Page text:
There are many open-air ethnographic museums all around the country, where visitors can experience traditional country life in its original environment. The Open-Air Ethnographic Museum in Szentendre presents the traditional houses, community, sacred and farm buildings of the different regions of Hungary as they were in the 18th to 20th century, with a focus on the typical dwellings in each region. However, other similar open-air ethnographic museums in other parts of the country are usually more closely linked to typical local features and they conserve the country life culture typical for that given region. The Open-Air Ethnographic Museum in Szenna presents the folk architecture of Somogy county and Zselic hills and the one in Nagyvázsony presents the history of Bakony and Balaton Uplands, while the Göcsej Open-Air Ethnographic Museum in Zalaegerszeg presents the history of the villages in Zala county: visitors can see, for example, what a typical barn in Nagykutas, also called ‘torkos pajta’, or the pálinka distiller’s hut in Csöde, looked like. In the Őrség region, the archaic thatched roofed buildings of Őrség were left in their original place and thus were organised into a museum village in Szalafő, Pityerszer.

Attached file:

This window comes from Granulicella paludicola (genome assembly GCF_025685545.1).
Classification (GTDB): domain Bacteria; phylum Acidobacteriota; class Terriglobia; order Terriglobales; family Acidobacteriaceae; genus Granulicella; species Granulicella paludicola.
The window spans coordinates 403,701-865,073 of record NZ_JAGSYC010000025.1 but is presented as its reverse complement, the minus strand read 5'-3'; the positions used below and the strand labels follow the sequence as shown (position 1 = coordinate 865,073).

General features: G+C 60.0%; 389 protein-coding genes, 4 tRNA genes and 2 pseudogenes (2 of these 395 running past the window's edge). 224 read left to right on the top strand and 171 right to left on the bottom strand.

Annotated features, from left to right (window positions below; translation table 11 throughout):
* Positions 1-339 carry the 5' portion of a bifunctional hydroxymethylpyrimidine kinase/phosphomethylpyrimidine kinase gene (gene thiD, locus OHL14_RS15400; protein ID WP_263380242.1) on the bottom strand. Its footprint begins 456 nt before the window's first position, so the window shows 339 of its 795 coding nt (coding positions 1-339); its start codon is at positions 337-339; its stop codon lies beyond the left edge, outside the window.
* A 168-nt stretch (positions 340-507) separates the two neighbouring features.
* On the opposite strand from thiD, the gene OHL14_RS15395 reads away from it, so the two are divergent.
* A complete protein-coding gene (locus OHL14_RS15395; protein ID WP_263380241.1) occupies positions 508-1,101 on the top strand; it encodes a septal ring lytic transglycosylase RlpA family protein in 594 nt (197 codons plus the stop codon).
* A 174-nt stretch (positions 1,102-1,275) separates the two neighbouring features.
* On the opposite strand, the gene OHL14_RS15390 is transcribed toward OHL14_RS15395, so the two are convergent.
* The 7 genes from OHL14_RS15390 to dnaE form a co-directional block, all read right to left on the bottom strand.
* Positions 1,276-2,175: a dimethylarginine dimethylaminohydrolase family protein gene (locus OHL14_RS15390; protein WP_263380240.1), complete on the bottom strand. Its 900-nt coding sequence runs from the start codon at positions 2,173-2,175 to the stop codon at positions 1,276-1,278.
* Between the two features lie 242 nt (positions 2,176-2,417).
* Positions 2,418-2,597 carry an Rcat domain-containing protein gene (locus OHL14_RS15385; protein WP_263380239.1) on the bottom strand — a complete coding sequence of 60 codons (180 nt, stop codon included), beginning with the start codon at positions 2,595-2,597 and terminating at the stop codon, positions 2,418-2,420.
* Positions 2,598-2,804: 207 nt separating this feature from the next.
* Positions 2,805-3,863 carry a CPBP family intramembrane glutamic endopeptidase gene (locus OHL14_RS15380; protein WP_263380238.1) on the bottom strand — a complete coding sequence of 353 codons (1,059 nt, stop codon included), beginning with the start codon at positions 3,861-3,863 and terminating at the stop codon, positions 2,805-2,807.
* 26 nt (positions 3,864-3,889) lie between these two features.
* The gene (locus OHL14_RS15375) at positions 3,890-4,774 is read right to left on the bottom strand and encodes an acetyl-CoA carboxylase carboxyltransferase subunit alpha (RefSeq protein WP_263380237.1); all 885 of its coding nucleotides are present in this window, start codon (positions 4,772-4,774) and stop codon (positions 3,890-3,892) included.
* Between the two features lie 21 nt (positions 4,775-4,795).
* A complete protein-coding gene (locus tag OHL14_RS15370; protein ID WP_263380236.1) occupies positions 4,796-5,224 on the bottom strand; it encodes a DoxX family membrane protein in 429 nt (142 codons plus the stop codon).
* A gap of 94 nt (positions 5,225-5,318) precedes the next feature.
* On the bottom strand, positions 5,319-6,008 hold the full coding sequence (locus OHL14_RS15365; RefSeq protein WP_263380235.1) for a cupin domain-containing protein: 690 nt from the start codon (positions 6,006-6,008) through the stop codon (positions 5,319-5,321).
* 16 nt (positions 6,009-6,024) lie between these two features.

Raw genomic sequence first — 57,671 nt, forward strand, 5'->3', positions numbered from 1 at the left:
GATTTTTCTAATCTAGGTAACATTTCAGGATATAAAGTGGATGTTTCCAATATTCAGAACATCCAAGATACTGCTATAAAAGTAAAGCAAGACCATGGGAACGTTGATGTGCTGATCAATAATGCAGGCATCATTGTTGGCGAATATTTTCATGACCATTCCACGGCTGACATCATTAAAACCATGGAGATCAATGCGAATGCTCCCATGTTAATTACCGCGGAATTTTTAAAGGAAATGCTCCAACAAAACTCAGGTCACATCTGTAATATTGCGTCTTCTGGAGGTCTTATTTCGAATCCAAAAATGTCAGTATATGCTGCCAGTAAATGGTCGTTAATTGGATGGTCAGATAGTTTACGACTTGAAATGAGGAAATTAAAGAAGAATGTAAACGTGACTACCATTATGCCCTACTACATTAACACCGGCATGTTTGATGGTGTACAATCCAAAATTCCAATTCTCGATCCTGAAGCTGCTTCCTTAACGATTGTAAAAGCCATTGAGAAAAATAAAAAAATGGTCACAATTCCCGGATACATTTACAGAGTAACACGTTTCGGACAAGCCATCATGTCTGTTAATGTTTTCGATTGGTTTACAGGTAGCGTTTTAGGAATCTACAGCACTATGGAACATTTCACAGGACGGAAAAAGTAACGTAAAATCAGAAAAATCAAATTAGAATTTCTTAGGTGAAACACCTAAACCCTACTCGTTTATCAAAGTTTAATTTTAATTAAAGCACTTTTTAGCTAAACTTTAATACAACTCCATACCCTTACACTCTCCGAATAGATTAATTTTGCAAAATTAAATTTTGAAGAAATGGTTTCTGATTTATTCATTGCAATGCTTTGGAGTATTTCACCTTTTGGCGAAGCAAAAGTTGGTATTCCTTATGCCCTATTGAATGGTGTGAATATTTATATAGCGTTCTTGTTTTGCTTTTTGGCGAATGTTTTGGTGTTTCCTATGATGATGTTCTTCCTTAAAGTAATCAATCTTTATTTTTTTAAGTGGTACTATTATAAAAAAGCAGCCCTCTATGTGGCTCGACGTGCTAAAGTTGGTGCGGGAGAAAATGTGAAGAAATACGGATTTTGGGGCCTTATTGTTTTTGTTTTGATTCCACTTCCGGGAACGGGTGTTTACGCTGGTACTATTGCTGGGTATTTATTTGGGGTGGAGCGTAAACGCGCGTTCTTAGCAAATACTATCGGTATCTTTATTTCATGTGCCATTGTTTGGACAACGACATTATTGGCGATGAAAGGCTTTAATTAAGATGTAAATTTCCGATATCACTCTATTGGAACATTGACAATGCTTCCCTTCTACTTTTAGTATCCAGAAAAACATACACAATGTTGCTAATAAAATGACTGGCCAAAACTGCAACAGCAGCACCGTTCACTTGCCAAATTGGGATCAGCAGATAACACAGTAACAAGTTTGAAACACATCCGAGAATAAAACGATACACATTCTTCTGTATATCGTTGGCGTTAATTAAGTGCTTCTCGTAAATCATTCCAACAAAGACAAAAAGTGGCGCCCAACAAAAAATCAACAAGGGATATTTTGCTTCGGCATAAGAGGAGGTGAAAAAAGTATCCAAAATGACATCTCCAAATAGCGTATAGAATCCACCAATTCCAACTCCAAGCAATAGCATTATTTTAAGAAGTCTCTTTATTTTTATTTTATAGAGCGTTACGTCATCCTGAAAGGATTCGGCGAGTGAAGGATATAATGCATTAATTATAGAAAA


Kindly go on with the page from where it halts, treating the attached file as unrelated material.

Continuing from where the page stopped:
The Sóstó Village Museum in Nyíregyháza is home to a collection of folk architectural items from Szabolcs-Szatmár-Bereg county. The Vasi Museum Village in Szombathely has a collection of dwellings and other buildings that were used by different ethnic groups, such as Hungarians, Germans, Croats and Slovenes, in 27 villages in Vas county. The open-air ethnographic collection within the National Heritage Park in Ópusztaszer consists of 19 buildings from different parts of the country, giving visitors a glimpse of the traditions of these regions, how people lived in villages and farms, and what trades they practised in the 19th century. Hollókő – a UNESCO World Heritage site village – has conserved the typical features of a Palóc village from the beginning of the 20th century. In fact, the whole village is an open-air ethnographic museum where folk tradition has remained a part of everyday life.